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One Step Left... - MySQL

Left join. Right join. Inner join. If you've ever wondered what all this jargon means, it's time to find out. Welcome to the wild, the wacky, the insanely cool world of SQL joins.

TABLE OF CONTENTS:
  1. Understanding SQL Joins
  2. Meeting The Family
  3. Keeping It Simple
  4. Crossed Wires
  5. Finding Common Ground
  6. One Step Left...
  7. ...Two Steps Right
  8. The Bookworm Turns
  9. Up A Tree
  10. A Long Goodbye
By: The Disenchanted Developer, (c) Melonfire
Rating: starstarstarstarstar / 247
August 20, 2002

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Let's move on to outer joins. You'll remember, from a few pages back, that inner joins are symmetrical - in order to be included in the final resultset, rows must match in all joined tables. Outer joins, on the other hand, are asymmetrical - all rows from one side of the join are included in the final resultset, regardless of whether or not they match rows on the other side of the join.

This might seem a little complicated, but an example should soon clear that up. Consider the following SQL query:

SELECT * FROM a LEFT JOIN b ON a1 = b1;
In English, this translates to "select all the rows from the left side of the join (table a) and, for each row selected, either display the matching value from the right side (table b) or display an empty row". This kind of join is known as a "left join" or, sometimes, a "left outer join".

Here's the result:

+----+------+------+------+ | a1 | a2 | b1 | b2 | +----+------+------+------+ | 10 | u | 10 | p | | 20 | v | 20 | q | | 30 | w | NULL | NULL | | 40 | x | NULL | NULL | | 50 | y | NULL | NULL | | 60 | z | NULL | NULL | +----+------+------+------+ 6 rows in set (0.06 sec)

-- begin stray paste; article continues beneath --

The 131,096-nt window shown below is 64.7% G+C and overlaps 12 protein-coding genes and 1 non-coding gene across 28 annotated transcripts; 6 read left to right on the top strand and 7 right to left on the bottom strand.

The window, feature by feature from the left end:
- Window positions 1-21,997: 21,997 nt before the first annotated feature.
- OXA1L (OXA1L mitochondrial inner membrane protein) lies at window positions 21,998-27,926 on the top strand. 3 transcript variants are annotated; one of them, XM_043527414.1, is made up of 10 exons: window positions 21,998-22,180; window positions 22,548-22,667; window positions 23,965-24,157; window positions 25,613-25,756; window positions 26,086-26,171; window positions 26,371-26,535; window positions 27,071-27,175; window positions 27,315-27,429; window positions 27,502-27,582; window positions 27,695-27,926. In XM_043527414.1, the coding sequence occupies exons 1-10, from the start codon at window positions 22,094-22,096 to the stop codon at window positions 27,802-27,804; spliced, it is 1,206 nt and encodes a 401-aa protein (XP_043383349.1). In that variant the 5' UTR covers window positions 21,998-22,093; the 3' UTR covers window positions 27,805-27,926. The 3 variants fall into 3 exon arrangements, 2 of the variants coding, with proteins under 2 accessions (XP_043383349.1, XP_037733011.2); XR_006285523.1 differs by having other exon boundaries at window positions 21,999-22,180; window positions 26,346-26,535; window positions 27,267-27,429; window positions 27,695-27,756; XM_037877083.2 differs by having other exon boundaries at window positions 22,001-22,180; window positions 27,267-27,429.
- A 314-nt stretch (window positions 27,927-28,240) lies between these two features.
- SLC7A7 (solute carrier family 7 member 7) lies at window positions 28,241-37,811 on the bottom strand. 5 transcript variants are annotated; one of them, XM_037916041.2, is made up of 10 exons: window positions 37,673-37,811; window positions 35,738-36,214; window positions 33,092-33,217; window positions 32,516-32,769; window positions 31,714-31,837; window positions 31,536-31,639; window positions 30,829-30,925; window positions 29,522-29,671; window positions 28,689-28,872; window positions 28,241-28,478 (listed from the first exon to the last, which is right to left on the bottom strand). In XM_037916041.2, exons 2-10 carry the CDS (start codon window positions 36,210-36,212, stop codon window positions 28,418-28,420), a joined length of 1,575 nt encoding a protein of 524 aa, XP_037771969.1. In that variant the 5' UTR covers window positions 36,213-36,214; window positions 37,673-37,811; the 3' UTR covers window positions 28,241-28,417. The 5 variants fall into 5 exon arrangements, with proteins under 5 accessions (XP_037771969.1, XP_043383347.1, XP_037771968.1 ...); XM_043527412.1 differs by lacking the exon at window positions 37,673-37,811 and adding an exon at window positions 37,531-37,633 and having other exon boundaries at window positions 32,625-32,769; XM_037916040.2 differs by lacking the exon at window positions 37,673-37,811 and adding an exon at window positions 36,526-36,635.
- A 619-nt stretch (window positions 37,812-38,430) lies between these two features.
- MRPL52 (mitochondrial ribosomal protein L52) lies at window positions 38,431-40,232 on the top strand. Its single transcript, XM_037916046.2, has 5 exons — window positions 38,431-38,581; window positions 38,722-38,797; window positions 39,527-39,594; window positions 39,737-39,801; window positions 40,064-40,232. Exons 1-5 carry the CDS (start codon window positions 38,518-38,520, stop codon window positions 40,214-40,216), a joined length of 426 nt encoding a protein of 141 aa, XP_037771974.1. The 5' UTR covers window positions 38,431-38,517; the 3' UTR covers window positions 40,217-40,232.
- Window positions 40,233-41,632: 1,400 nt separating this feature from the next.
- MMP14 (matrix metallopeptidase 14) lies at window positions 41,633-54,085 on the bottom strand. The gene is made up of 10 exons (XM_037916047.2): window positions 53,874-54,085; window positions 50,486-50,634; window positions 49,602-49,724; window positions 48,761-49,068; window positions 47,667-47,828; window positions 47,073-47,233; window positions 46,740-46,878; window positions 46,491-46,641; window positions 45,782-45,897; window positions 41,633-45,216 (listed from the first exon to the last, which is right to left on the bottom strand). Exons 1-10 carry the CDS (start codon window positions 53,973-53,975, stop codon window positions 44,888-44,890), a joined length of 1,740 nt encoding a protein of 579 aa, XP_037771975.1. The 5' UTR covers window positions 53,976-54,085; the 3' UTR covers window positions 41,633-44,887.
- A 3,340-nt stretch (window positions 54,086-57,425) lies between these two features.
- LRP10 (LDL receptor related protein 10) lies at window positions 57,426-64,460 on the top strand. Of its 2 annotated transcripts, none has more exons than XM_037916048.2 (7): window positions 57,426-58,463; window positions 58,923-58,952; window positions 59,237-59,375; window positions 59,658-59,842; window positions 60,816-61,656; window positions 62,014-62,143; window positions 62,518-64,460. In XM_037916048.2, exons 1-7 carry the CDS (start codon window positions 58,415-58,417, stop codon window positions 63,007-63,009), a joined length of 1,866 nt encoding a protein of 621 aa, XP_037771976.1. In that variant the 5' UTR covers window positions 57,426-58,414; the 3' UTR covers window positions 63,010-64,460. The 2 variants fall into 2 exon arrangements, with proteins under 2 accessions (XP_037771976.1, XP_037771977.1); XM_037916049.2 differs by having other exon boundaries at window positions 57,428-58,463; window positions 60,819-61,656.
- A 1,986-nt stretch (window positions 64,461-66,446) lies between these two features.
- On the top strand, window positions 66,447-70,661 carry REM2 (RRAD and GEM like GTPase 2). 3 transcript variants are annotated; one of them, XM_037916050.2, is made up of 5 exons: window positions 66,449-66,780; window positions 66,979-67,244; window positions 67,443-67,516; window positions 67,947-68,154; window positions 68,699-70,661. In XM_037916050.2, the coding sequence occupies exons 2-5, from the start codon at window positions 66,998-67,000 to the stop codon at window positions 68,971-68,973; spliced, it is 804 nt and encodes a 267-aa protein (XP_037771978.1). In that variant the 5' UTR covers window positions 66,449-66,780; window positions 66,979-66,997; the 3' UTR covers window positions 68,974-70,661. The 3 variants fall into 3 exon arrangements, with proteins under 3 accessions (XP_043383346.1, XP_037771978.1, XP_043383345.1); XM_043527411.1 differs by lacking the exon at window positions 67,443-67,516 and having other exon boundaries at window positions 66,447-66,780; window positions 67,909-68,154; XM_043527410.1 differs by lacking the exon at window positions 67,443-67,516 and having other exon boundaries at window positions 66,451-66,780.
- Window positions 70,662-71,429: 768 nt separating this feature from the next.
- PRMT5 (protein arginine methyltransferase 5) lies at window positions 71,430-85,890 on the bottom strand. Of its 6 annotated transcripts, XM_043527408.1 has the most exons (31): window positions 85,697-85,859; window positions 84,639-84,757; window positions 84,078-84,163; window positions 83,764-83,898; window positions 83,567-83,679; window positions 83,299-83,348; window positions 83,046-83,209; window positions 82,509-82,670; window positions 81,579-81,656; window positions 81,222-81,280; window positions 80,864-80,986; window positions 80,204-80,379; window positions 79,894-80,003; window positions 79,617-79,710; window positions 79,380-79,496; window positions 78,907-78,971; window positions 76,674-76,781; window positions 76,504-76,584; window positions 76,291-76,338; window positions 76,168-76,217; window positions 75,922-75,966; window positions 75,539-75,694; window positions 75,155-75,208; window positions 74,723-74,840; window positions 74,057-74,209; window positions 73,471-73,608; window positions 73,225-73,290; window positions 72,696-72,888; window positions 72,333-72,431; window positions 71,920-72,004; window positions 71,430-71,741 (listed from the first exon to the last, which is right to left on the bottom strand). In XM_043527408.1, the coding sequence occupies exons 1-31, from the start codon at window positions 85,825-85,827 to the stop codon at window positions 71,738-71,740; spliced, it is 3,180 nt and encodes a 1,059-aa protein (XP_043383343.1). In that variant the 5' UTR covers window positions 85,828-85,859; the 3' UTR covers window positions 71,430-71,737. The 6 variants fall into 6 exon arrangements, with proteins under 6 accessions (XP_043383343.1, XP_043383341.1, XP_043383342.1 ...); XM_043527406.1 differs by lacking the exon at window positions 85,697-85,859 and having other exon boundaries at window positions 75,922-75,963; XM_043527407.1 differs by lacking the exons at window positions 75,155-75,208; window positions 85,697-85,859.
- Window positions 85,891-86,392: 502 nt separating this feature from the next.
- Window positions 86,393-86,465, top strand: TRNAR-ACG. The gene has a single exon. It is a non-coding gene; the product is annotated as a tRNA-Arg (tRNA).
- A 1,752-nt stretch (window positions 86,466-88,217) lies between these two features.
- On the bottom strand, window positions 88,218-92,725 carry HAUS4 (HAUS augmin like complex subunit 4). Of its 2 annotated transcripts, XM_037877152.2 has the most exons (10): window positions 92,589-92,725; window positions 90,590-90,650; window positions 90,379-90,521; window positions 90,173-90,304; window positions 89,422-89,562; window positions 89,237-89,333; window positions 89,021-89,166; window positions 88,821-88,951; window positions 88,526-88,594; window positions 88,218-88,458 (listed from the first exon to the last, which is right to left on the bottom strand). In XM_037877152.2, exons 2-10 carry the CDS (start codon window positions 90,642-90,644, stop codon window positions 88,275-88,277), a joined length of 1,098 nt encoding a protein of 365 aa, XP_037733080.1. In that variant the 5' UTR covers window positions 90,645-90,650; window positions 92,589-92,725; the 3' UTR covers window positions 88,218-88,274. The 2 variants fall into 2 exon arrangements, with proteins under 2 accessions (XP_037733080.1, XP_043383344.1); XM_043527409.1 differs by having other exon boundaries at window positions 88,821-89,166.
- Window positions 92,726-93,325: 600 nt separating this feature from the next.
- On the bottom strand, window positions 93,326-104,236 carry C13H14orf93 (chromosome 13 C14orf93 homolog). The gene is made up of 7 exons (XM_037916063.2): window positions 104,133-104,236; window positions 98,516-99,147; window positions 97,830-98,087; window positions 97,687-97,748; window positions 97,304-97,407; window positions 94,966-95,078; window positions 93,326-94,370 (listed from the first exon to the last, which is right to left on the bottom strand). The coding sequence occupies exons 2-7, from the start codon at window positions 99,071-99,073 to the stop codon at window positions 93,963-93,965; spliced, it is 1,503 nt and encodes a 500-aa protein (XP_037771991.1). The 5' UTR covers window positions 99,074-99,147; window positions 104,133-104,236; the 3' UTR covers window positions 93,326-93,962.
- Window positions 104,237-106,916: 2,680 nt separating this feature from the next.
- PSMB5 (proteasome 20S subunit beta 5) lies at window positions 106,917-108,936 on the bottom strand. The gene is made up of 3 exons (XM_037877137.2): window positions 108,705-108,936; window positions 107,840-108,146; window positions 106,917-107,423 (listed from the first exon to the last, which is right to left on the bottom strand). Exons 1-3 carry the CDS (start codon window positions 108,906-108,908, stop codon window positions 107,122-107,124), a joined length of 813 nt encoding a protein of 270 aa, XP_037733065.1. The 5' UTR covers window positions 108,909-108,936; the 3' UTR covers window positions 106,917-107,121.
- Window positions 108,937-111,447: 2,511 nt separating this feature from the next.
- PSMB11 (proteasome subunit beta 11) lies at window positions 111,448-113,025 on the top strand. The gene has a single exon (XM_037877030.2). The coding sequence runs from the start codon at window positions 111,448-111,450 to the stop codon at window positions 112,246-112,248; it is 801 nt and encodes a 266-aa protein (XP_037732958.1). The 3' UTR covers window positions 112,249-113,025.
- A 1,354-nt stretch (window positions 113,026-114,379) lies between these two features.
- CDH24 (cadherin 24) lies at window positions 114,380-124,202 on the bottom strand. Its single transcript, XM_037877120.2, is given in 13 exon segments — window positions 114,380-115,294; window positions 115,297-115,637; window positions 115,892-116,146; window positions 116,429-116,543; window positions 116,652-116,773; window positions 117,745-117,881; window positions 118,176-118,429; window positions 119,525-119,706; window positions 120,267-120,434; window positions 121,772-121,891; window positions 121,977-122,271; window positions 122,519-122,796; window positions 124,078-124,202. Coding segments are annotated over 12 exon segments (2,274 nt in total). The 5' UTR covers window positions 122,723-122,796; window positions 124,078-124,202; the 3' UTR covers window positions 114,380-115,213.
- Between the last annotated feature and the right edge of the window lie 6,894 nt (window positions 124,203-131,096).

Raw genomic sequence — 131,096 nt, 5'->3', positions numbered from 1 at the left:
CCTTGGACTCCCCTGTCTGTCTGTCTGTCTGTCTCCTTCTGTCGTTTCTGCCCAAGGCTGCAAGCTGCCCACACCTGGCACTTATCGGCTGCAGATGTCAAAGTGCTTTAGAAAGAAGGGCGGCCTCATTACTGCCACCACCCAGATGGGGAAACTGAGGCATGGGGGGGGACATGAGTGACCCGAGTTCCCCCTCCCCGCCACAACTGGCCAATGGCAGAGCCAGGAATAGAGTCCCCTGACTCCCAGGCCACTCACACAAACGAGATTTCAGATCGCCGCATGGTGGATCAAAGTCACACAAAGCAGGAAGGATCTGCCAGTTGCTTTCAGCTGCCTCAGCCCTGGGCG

As you can see, all the rows from the left side of the join - table "a" - appear in the final resultset. Those which have a corresponding value on the right side - table "b" - as per the match criteria a1 = b1 have that value displayed; the rest have a null row displayed.

This kind of join comes in very handy when you need to see which values from one table are missing in another table - all you need to do is look for the null rows. Just from a quick glance at the example above, it's fairly easy to see that rows 30-60 are present in table "a", but absent in table "b". This technique also comes in handy when you're looking for corrupted, or "dirty", data.

In fact, you can even save your eyeballs the trouble of scanning the output - just let SQL do it for you, with an additional WHERE clause:

SELECT a1 FROM a LEFT JOIN b ON a1 = b1 WHERE b1 IS NULL;
Here's the output:

+----+ | a1 | +----+ | 30 | | 40 | | 50 | | 60 | +----+ 4 rows in set (0.05 sec)


 
 
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